If you follow My laws…I will provide the rains in their time, the land will give its produce, and the tree of the field will give its fruit…. (Lev. 26:3-10)

The obvious question here is why does the Torah detail the earthly rewards for following its precepts? Shouldn't there be more of an emphasis on the spiritual rewards, which far surpass any physical reward?

Wheat stalks will tower like palm trees….

The same question applies to the emphasis on physical phenomenon that will take place in the Messianic era. From these verses the sages derive that in the Messianic era, plants will yield their produce on the same day they are planted; that entire trees will be edible, not only their fruit; and that even non-fruit-bearing trees will bear edible fruit. (Torat Kohanim ad loc.) The Talmud describes the Messianic era as a time when the earth will produce delicacies and silk clothing, when wheat stalks will tower like palm trees and grains of wheat grow as large as two kidneys of a large ox. (Ketubot 111b)

Even though all this will certainly happen, isn't the emphasis on the physical wonders misplaced, or at least out of proportion in relation to the heightened divine consciousness that will be ours in the Messianic era? Of course, we could answer this question by noting that not everyone is refined enough yet - or all the time - to appreciate abstract, spiritual rewards. The Torah must therefore detail the palpable rewards that await us for obeying G‑d's will; this will motivate even those of us who are not mature enough to value only heightened divine consciousness.

Although this is certainly true, it is an insufficient answer, since it leaves these verses and statements of our sages irrelevant for those among us who are spiritually mature enough not to need such enticements to serve G‑d. Even though the Torah generally addresses the majority, there must certainly be a way of answering this question that speaks to all of us. [Translators note: This is especially true in light of the explanation given above, that the observance of the Torah's laws referred to in these verses is such that the individual becomes one with G‑d's will, just as an engraved letter is one with the stone on which it is engraved. Surely, such an individual does not need the enticement of material reward to serve G‑d!]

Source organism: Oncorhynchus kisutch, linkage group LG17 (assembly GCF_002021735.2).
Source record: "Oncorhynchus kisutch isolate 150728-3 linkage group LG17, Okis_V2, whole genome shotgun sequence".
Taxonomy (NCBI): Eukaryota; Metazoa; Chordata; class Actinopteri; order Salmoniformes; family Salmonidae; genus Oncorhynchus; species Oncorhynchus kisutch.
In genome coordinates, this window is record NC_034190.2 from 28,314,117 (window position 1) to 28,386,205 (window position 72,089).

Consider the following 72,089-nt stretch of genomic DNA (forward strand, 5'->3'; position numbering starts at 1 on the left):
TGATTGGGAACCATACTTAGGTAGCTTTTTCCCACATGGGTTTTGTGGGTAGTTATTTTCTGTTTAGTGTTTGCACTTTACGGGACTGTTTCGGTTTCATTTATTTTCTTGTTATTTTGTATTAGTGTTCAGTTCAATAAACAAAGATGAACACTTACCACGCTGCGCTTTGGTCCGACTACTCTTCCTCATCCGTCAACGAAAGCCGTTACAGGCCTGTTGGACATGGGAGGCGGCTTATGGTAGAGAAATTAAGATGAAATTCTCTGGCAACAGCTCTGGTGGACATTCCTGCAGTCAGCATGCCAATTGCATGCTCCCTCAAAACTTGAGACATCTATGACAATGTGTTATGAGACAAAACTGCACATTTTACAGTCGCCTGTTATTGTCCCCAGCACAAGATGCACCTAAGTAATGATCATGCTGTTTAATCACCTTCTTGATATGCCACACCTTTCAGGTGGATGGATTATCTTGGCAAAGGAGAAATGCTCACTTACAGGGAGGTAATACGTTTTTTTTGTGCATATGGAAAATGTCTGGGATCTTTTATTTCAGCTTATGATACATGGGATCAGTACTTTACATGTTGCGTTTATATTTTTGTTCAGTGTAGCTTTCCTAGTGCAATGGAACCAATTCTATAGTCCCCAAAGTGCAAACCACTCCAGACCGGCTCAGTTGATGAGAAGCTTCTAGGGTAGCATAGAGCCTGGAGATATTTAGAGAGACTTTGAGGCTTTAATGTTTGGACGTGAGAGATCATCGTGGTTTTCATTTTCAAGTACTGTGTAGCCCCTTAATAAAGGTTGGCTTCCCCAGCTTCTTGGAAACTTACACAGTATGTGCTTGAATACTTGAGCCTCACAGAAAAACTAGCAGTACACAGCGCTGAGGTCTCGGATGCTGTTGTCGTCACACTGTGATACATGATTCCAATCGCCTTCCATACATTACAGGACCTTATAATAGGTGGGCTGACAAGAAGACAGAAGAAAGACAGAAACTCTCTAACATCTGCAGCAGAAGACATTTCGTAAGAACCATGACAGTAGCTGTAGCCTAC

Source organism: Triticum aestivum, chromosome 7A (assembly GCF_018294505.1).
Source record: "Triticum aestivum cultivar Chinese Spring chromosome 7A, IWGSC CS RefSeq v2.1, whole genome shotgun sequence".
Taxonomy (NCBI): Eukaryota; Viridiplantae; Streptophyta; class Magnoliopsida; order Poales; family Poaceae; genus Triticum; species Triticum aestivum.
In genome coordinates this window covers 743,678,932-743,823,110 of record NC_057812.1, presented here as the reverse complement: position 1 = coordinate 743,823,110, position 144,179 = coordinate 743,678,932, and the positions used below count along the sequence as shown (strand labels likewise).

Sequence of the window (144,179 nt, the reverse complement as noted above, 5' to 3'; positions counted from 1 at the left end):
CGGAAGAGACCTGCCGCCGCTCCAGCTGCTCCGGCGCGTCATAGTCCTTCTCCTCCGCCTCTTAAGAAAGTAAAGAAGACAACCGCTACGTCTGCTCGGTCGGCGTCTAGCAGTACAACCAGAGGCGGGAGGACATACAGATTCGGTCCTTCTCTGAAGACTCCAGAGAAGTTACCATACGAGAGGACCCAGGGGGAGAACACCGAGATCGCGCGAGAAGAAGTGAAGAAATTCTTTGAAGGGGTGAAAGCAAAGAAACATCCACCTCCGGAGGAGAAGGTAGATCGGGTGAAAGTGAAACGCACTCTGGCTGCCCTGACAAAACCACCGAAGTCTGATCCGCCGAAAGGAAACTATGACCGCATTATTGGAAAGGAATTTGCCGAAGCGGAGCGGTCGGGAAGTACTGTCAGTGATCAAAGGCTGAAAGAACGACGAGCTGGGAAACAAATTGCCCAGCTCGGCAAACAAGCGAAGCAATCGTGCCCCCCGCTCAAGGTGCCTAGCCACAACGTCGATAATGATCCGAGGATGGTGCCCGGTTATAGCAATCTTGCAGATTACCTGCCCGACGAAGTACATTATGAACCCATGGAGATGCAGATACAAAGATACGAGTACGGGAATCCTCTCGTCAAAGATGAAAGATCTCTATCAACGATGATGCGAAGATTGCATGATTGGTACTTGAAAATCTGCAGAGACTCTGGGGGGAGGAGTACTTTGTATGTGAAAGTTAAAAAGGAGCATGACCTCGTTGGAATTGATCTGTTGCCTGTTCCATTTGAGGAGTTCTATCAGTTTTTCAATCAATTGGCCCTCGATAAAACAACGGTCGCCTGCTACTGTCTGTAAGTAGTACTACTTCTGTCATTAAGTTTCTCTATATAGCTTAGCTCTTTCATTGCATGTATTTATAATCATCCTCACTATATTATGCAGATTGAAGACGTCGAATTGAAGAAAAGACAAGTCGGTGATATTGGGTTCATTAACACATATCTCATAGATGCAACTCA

This may be understood through a parable: When a person is truly and profoundly happy, he has to express this happiness in his physical body. His face will smile, his hands will clap, and his feet will begin to dance; nothing short of this will do. The same is true of all the emotions: the test of whether the emotion has truly entered our consciousness and affected our essence is the extent of its effect on our body. This is because when the core of a person's being has been touched, it affects his entire person.

Only when the mechanical parts of the body are affected can it be said that the essence of the soul has been touched….

In contrast, it is easy for us to fool ourselves into thinking a certain way or feeling a certain way. When we do this, what we think or feel affects us only superficially. We have not been touched deeply, and this way of thinking or feeling will have no lasting effects on our behavior. Only when the mechanical parts of the body are affected can it be said that the essence of the soul has been touched. The same is true of spiritual life. When one has achieved true oneness with the Torah all of his being will be affected - even the physical aspects of his existence. So, the material rewards spoken of here are not only an incentive to keep the Torah, but the true indication that the Torah has permeated our lives so much that our observance produces tangible results.

The difference between the tangible rewards of the present order and the miraculous rewards of the Messianic future is due to the fact that only in the future will we be able to infuse our entire beings with divine service and consciousness. The results of our divine service will therefore be concomitantly all-pervasive. Just as there will be no dichotomy between us and our divine source, there will be no dichotomy between the physical world and its divine source, and the physical world will be able to express perfectly G‑d's infinite beneficence. The Torah and the Sages therefore describe the magnificence of the Messianic era in detail, for this opulence will express most fully the consummation of the purpose of Creation, making this lowest world a true vehicle for divine consciousness.

[Adapted by Moshe-Yaakov Wisnefsky from Likutei Sichot, vol. 37, p.79 ff; Copyright 2001 chabad of california / www.lachumash.org]